Republicans figure that will tilt the debate toward spending cuts.

Graham said he anticipates forcing Democrats to give in on a long list of the GOP’s top spending priorities in the new year: raising the eligibility age for Medicare, increasing premiums for its wealthier beneficiaries, and trimming Social Security benefits by using a new method to calculate inflation.

“I think if we insist on changes like that, we’ll get them,” he said.

That is, if Democrats even agree to bargain. Obama has insisted he will not get drawn into another negotiation over the debt ceiling like the one that resulted in the nation’s first bond downgrade and damaged consumer confidence in 2011. That fight also left him politically bruised.

“I want to send a very clear message to people here. We are not going to play that game next year,” Obama told business leaders last month.

Obama also made clear in a White House appearance Monday that he thinks all future deals should raise additional tax money from the wealthy, as well as cut spending.

“We’ve got to do this in a balanced and responsible way,” he said. “And if we’re serious about deficit reduction and debt reduction, then it’s going to have to be a matter of shared sacrifice. At least as long as I’m president.”

This outcome was neither side’s first choice.

Obama wanted to take care of raising the debt ceiling as part of the fiscal-cliff solution.

“It should be part of the deal,” White House press secretary Jay Carney said on Dec 4. “It should be done, and it should be done without drama.”

But it wasn’t.

Similarly, Republicans wanted to take a significant whack at the entitlement programs whose growth will contribute most significantly to the nation’s debt.

“In order to garner Republican support for new revenues, the president must be willing to reduce spending and shore up the entitlement programs that are the primary drivers of our debt,” House Speaker John A. Boehner (R-Ohio) said the day after the November election.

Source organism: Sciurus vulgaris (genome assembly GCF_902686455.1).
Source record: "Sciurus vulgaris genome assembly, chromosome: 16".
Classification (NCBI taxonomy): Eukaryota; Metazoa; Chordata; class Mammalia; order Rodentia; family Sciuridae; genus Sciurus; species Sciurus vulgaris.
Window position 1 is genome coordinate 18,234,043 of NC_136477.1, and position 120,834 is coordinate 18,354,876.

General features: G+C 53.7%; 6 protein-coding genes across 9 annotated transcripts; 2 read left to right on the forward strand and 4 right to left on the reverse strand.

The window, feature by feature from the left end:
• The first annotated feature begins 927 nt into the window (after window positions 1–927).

That didn’t happen either.

And there’s no guarantee a resolution becomes any easier in 2013.

On Thursday, 12 new senators and 67 new House members take office, many fresh off campaigns in which they made promises to their partisan supporters not to yield on fiscal issues.

“As well-intentioned as the new folks are, they don’t even know where the bathrooms are,” said Rep. Steve LaTourette (R-Ohio), who will retire Thursday. “It’s patently unfair to dump this in their laps. And it’s unrealistic to expect them to solve in 90 days what we haven’t been able to solve in two years.”

Obama resigned himself Monday to the reality that a “grand bargain” with Republicans would not happen all at once.

“It may be we can do it in stages,” he said Monday of the major deficit-reduction plan he had once hoped to reach with Republicans by the end of the year. “We’re going to solve this problem instead in several steps.”

Rosalind Helderman is a political enterprise and investigations reporter for the Washington Post.